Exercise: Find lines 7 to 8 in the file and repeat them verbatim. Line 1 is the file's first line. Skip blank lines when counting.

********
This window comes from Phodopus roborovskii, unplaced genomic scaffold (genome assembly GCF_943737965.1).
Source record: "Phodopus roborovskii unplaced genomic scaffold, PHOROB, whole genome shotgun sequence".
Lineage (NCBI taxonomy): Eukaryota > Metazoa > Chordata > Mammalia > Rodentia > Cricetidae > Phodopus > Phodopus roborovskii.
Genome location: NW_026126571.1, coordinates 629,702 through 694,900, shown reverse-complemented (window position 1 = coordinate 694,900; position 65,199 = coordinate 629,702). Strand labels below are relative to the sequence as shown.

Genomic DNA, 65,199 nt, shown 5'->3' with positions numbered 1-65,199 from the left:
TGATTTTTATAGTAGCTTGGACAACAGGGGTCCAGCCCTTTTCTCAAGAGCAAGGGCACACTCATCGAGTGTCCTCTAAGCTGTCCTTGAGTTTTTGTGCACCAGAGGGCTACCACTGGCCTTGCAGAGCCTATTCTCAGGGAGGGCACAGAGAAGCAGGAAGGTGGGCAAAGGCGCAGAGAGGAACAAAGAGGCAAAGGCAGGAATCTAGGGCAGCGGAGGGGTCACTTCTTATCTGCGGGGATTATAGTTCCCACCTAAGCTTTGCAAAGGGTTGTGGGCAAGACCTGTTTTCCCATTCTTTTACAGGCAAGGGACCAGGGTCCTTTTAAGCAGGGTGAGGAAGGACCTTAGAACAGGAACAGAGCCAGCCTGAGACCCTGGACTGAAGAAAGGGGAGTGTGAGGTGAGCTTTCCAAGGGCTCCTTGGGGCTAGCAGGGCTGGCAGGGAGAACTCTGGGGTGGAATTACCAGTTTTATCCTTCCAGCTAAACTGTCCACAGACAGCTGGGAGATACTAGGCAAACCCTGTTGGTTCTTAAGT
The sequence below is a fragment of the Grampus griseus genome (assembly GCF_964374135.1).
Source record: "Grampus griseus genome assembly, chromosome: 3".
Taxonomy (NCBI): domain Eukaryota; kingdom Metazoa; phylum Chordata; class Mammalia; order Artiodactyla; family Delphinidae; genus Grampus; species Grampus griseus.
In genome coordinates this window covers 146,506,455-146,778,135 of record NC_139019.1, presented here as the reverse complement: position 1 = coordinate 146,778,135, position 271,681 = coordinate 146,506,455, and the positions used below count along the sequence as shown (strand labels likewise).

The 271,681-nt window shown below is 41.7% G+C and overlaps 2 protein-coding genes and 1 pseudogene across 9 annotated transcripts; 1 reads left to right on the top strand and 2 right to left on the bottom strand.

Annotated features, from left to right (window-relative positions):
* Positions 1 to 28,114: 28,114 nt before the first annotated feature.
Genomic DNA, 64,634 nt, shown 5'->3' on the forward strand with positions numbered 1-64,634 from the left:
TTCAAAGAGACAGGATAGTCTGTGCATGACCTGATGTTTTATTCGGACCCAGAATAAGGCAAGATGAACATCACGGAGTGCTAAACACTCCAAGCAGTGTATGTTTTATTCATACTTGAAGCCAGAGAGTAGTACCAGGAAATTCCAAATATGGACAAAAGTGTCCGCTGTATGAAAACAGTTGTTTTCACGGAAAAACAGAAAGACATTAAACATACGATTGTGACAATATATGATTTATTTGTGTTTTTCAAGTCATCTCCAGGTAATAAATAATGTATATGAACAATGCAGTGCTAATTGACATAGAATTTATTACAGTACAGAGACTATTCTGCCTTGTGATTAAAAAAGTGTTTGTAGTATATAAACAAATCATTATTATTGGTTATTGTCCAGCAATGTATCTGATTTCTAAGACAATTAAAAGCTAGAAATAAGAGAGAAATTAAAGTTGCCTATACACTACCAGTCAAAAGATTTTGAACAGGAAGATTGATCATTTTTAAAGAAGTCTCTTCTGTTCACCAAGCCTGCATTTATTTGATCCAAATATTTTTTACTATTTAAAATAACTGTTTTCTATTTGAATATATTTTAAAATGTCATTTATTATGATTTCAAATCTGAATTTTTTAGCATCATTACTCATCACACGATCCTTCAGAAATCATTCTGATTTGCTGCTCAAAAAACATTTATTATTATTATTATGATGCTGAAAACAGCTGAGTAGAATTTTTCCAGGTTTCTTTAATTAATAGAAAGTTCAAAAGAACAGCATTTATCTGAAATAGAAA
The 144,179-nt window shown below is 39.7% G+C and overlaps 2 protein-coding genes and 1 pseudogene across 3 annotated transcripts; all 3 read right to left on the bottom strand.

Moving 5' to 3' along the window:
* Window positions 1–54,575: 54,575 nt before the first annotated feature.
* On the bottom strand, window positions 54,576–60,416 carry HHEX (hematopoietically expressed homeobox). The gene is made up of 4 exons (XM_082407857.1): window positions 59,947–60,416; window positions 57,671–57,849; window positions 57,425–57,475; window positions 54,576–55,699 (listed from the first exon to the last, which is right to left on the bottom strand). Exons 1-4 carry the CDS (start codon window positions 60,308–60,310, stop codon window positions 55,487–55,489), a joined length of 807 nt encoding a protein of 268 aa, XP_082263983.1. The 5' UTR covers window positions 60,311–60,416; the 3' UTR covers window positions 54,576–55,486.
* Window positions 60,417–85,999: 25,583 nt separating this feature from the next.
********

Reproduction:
The sequence below is a fragment of the Grampus griseus genome (assembly GCF_964374135.1).
Source record: "Grampus griseus genome assembly, chromosome: 3".